19293 | $20

Israel and Palestine: Are Sanctions the Answer or a New Form of Anti‐Semitism? - FAA‐PE

11/19/2019
Tue 3:30 PM ‐ 5:30 PM (1 Session Total)
Ramon Flores
CE South Building

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In 2013, the Intergovernmental Panel on Climate Change (IPCC) Fifth Assessment Report concluded, ''It is extremely likely that human influence has been the dominant cause of the observed warming since the mid‐20th century.'' A 2015 Pew Research Center report conducted globally showed that a median of 54% of respondents questioned consider climate change ''a very serious problem.'' With economies most likely to be impacted by mitigation efforts, respondents from the US and China were the least concerned. What role does decisive mitigation have in the 2020 presidential campaign? Is this topic more urgent than health care reform and the economy? Where is the rest of the industrialized world on this issue and what specific strategies might be proposed for the US?

19235 | $20

What priority should Global Warming Mitigation have in the 2020 campaign? - FAA‐PE

12/03/2019
Tue 3:30 PM ‐ 5:30 PM (1 Session Total)
Ramon Flores
CE South Building

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Is everyone else weird and American society normal, or vice versa? We grapple with that question by looking at an array of cultural differences that people across the world exhibit. As the United States becomes more multi‐cultural and we have more interaction with people around the world, it is vital that we learn more about how others have different perspectives and hold diverse values. As an educator with the non‐profit Center for Global Awareness, Dr. Ames has worked with a number of organizations learning about others different than us and how to navigate cultural differences. Join us for a fun and informative conversation about how our cultural differences evolved and shape who we are today.

19241 | $25

Cross‐Cultural Awareness: Understanding Others - FAA‐PE

12/04/2019 - 12/11/2019
Wed 3:30 PM ‐ 5:30 PM (2 Session Total)
Denise Ames
CE South Building

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Class Name

Social Security planning is complex. This course will teach you how Social Security works so you can avoid costly mistakes and maximize your family's benefit. This significant asset offers you: a lifetime annuity, cost‐of‐living adjustments and right of survivorship. We'll explore answers to the following questions: Will social security be there for me? How much can I expect to receive? When should I apply for Social Security benefits? How can I maximize my benefits? Will Social Security be enough to live on? Social Security is too important for guesswork. Treat this resource as a significant asset and maximize it to the greatest extent possible. The application of knowledge is power!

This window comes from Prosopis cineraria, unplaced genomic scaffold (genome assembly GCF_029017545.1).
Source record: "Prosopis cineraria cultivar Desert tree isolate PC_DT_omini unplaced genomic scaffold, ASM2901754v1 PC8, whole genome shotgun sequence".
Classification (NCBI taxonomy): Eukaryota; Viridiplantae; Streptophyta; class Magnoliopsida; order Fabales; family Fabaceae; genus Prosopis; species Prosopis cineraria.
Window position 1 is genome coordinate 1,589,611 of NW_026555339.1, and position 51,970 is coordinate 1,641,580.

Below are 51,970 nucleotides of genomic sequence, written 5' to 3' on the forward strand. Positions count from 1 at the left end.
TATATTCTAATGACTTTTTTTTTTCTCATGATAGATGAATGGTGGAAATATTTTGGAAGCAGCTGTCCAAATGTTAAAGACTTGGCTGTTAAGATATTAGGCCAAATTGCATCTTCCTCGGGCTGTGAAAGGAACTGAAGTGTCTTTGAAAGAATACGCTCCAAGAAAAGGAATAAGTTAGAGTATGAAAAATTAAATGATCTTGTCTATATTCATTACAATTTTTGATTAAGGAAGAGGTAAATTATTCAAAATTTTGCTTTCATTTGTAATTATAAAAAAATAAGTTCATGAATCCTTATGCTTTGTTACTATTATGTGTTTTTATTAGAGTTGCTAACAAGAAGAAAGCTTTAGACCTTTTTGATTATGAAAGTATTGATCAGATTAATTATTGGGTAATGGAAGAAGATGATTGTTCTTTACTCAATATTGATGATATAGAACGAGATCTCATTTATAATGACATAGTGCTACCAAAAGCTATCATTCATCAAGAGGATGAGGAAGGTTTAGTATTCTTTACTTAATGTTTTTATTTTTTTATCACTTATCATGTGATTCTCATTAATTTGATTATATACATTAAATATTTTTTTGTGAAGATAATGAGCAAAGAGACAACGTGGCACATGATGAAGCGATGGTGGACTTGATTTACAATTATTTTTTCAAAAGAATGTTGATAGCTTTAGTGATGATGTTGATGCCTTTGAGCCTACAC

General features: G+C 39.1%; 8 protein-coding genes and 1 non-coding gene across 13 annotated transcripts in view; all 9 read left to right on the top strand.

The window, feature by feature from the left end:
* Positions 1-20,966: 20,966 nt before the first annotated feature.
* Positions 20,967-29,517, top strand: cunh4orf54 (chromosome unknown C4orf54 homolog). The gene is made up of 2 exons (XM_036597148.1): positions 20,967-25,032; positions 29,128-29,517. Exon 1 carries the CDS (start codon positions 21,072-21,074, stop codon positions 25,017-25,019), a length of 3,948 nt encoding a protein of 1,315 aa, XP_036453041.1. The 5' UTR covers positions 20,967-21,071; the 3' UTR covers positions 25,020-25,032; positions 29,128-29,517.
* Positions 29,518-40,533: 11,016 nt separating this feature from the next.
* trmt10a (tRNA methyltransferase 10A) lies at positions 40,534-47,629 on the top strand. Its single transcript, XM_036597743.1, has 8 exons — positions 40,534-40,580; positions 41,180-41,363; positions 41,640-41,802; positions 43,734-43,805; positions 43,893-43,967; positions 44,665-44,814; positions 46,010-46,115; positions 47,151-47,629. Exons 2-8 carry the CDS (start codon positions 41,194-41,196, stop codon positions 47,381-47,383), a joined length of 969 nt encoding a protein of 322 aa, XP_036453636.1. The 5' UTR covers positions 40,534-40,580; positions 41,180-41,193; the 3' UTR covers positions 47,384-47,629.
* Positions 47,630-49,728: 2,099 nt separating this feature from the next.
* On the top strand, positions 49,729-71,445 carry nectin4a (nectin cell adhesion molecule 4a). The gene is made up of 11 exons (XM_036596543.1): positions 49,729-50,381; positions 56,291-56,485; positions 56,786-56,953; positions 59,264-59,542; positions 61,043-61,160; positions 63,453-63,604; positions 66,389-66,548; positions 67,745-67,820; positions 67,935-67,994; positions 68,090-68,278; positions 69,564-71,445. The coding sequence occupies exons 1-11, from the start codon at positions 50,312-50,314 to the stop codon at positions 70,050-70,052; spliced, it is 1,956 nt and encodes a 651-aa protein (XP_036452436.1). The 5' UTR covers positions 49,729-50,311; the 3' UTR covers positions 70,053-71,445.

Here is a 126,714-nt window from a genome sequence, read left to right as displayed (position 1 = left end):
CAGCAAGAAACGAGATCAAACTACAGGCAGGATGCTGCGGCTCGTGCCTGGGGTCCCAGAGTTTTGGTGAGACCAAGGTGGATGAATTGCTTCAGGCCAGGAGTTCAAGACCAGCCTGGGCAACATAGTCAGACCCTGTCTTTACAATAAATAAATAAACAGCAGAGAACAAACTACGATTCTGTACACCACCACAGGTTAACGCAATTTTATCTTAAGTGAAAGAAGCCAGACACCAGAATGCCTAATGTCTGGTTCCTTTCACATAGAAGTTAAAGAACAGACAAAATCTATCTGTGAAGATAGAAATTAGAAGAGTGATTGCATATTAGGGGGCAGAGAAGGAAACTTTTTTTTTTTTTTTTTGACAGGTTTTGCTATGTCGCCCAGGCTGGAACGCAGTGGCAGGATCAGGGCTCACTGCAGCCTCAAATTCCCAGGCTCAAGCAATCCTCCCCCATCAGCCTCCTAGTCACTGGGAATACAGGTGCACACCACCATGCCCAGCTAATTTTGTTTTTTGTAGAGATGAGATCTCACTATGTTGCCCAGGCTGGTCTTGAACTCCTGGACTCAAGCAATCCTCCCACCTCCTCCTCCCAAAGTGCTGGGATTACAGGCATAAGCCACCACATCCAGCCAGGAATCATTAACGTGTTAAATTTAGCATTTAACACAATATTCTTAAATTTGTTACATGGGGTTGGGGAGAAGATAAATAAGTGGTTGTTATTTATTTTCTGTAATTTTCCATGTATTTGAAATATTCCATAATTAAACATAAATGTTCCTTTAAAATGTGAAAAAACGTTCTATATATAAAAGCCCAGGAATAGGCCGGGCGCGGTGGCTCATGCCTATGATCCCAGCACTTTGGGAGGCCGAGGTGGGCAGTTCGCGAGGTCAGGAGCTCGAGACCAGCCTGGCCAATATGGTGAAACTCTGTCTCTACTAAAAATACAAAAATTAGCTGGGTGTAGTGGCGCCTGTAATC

19371 | $20

Savvy Social Security for Boomers - FAA‐PE

11/05/2019
Tue 4:00 PM ‐ 6:00 PM (1 Session Total)
Doug Lindsey
CE South Building

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A health care crisis is looming in this country and it's essential for baby boomers to understand what they need to do to financially prepare. This educational workshop will cover how Medicare enrollment periods work and how to avoid late‐enrollment penalties; how much you can expect to pay in healthcare costs after going onto Medicare, how Medicare works with private insurance, why most people pay too much for private insurance and how you can avoid excess costs. Additionally, we'll discuss why you must plan for higher healthcare costs in retirement, including the possibility of needing long term care.

19372 | $20

Savvy Medicare Planning for Baby Boomers - FAA‐PE

11/07/2019
Thu 4:00 PM ‐ 6:00 PM (1 Session Total)
Doug Lindsey
CE South Building

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Class Name